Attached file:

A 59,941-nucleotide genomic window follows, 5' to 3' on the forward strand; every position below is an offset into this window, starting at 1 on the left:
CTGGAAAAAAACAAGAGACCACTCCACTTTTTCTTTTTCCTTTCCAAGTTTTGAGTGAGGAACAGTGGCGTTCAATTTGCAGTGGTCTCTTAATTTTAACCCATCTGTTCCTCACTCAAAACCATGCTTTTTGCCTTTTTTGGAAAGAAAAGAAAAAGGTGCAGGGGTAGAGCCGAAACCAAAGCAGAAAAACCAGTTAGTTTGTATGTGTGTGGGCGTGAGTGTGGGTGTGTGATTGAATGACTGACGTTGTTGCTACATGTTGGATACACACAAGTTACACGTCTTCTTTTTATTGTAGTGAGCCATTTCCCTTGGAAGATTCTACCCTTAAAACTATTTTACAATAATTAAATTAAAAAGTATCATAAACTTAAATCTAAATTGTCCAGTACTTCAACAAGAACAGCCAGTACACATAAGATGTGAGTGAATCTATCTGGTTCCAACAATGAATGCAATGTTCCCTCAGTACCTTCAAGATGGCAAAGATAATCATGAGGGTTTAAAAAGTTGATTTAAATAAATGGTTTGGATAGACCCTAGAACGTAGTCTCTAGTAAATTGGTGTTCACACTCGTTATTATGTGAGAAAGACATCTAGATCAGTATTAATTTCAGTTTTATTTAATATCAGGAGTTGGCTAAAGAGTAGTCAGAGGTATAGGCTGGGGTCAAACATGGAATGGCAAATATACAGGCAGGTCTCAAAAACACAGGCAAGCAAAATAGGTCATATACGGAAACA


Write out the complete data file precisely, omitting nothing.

A 59,941-nucleotide genomic window follows, 5' to 3' on the forward strand; every position below is an offset into this window, starting at 1 on the left:
CTGGAAAAAAACAAGAGACCACTCCACTTTTTCTTTTTCCTTTCCAAGTTTTGAGTGAGGAACAGTGGCGTTCAATTTGCAGTGGTCTCTTAATTTTAACCCATCTGTTCCTCACTCAAAACCATGCTTTTTGCCTTTTTTGGAAAGAAAAGAAAAAGGTGCAGGGGTAGAGCCGAAACCAAAGCAGAAAAACCAGTTAGTTTGTATGTGTGTGGGCGTGAGTGTGGGTGTGTGATTGAATGACTGACGTTGTTGCTACATGTTGGATACACACAAGTTACACGTCTTCTTTTTATTGTAGTGAGCCATTTCCCTTGGAAGATTCTACCCTTAAAACTATTTTACAATAATTAAATTAAAAAGTATCATAAACTTAAATCTAAATTGTCCAGTACTTCAACAAGAACAGCCAGTACACATAAGATGTGAGTGAATCTATCTGGTTCCAACAATGAATGCAATGTTCCCTCAGTACCTTCAAGATGGCAAAGATAATCATGAGGGTTTAAAAAGTTGATTTAAATAAATGGTTTGGATAGACCCTAGAACGTAGTCTCTAGTAAATTGGTGTTCACACTCGTTATTATGTGAGAAAGACATCTAGATCAGTATTAATTTCAGTTTTATTTAATATCAGGAGTTGGCTAAAGAGTAGTCAGAGGTATAGGCTGGGGTCAAACATGGAATGGCAAATATACAGGCAGGTCTCAAAAACACAGGCAAGCAAAATAGGTCATATACGGAAACA